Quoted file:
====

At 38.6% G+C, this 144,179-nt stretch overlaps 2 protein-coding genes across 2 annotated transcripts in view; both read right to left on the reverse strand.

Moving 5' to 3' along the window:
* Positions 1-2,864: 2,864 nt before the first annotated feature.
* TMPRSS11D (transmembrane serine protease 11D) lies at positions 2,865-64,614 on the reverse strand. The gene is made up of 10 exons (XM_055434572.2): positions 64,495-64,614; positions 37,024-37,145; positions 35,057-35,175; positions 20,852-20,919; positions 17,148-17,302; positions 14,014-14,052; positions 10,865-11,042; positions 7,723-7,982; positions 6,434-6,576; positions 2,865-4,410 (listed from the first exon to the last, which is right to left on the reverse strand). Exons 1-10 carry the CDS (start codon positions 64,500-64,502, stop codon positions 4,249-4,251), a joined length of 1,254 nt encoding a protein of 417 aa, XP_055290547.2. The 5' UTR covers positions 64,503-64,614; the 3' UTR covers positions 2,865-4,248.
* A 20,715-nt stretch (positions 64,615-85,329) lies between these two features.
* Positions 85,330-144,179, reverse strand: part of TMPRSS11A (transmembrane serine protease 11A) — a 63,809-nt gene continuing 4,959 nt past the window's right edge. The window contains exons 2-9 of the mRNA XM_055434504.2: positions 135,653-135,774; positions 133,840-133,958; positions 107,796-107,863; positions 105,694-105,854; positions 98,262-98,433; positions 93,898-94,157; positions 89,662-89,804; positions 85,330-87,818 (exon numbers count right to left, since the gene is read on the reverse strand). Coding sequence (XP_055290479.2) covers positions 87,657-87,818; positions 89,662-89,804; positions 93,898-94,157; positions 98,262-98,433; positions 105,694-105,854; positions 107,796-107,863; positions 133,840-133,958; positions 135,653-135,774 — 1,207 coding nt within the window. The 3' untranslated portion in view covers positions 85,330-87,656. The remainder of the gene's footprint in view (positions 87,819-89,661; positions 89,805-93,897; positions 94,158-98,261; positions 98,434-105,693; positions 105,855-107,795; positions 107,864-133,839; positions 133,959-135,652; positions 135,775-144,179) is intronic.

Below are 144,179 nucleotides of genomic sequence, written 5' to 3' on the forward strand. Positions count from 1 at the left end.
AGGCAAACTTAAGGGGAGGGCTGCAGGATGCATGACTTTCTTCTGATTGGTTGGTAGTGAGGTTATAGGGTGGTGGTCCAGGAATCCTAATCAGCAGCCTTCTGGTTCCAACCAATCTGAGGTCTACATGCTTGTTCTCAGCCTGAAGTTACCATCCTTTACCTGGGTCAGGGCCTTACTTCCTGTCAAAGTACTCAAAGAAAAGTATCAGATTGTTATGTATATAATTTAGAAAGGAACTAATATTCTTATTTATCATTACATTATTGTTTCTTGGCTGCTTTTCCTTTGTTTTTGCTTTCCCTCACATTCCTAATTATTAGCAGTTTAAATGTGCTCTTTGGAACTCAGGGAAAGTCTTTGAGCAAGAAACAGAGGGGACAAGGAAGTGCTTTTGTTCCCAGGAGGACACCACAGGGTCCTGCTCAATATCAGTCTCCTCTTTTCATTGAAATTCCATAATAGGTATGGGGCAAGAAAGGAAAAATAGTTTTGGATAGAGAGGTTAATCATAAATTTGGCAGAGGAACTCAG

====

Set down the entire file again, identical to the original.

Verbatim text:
At 38.6% G+C, this 144,179-nt stretch overlaps 2 protein-coding genes across 2 annotated transcripts in view; both read right to left on the reverse strand.

Moving 5' to 3' along the window:
* Positions 1-2,864: 2,864 nt before the first annotated feature.
* TMPRSS11D (transmembrane serine protease 11D) lies at positions 2,865-64,614 on the reverse strand. The gene is made up of 10 exons (XM_055434572.2): positions 64,495-64,614; positions 37,024-37,145; positions 35,057-35,175; positions 20,852-20,919; positions 17,148-17,302; positions 14,014-14,052; positions 10,865-11,042; positions 7,723-7,982; positions 6,434-6,576; positions 2,865-4,410 (listed from the first exon to the last, which is right to left on the reverse strand). Exons 1-10 carry the CDS (start codon positions 64,500-64,502, stop codon positions 4,249-4,251), a joined length of 1,254 nt encoding a protein of 417 aa, XP_055290547.2. The 5' UTR covers positions 64,503-64,614; the 3' UTR covers positions 2,865-4,248.
* A 20,715-nt stretch (positions 64,615-85,329) lies between these two features.
* Positions 85,330-144,179, reverse strand: part of TMPRSS11A (transmembrane serine protease 11A) — a 63,809-nt gene continuing 4,959 nt past the window's right edge. The window contains exons 2-9 of the mRNA XM_055434504.2: positions 135,653-135,774; positions 133,840-133,958; positions 107,796-107,863; positions 105,694-105,854; positions 98,262-98,433; positions 93,898-94,157; positions 89,662-89,804; positions 85,330-87,818 (exon numbers count right to left, since the gene is read on the reverse strand). Coding sequence (XP_055290479.2) covers positions 87,657-87,818; positions 89,662-89,804; positions 93,898-94,157; positions 98,262-98,433; positions 105,694-105,854; positions 107,796-107,863; positions 133,840-133,958; positions 135,653-135,774 — 1,207 coding nt within the window. The 3' untranslated portion in view covers positions 85,330-87,656. The remainder of the gene's footprint in view (positions 87,819-89,661; positions 89,805-93,897; positions 94,158-98,261; positions 98,434-105,693; positions 105,855-107,795; positions 107,864-133,839; positions 133,959-135,652; positions 135,775-144,179) is intronic.

Below are 144,179 nucleotides of genomic sequence, written 5' to 3' on the forward strand. Positions count from 1 at the left end.
AGGCAAACTTAAGGGGAGGGCTGCAGGATGCATGACTTTCTTCTGATTGGTTGGTAGTGAGGTTATAGGGTGGTGGTCCAGGAATCCTAATCAGCAGCCTTCTGGTTCCAACCAATCTGAGGTCTACATGCTTGTTCTCAGCCTGAAGTTACCATCCTTTACCTGGGTCAGGGCCTTACTTCCTGTCAAAGTACTCAAAGAAAAGTATCAGATTGTTATGTATATAATTTAGAAAGGAACTAATATTCTTATTTATCATTACATTATTGTTTCTTGGCTGCTTTTCCTTTGTTTTTGCTTTCCCTCACATTCCTAATTATTAGCAGTTTAAATGTGCTCTTTGGAACTCAGGGAAAGTCTTTGAGCAAGAAACAGAGGGGACAAGGAAGTGCTTTTGTTCCCAGGAGGACACCACAGGGTCCTGCTCAATATCAGTCTCCTCTTTTCATTGAAATTCCATAATAGGTATGGGGCAAGAAAGGAAAAATAGTTTTGGATAGAGAGGTTAATCATAAATTTGGCAGAGGAACTCAG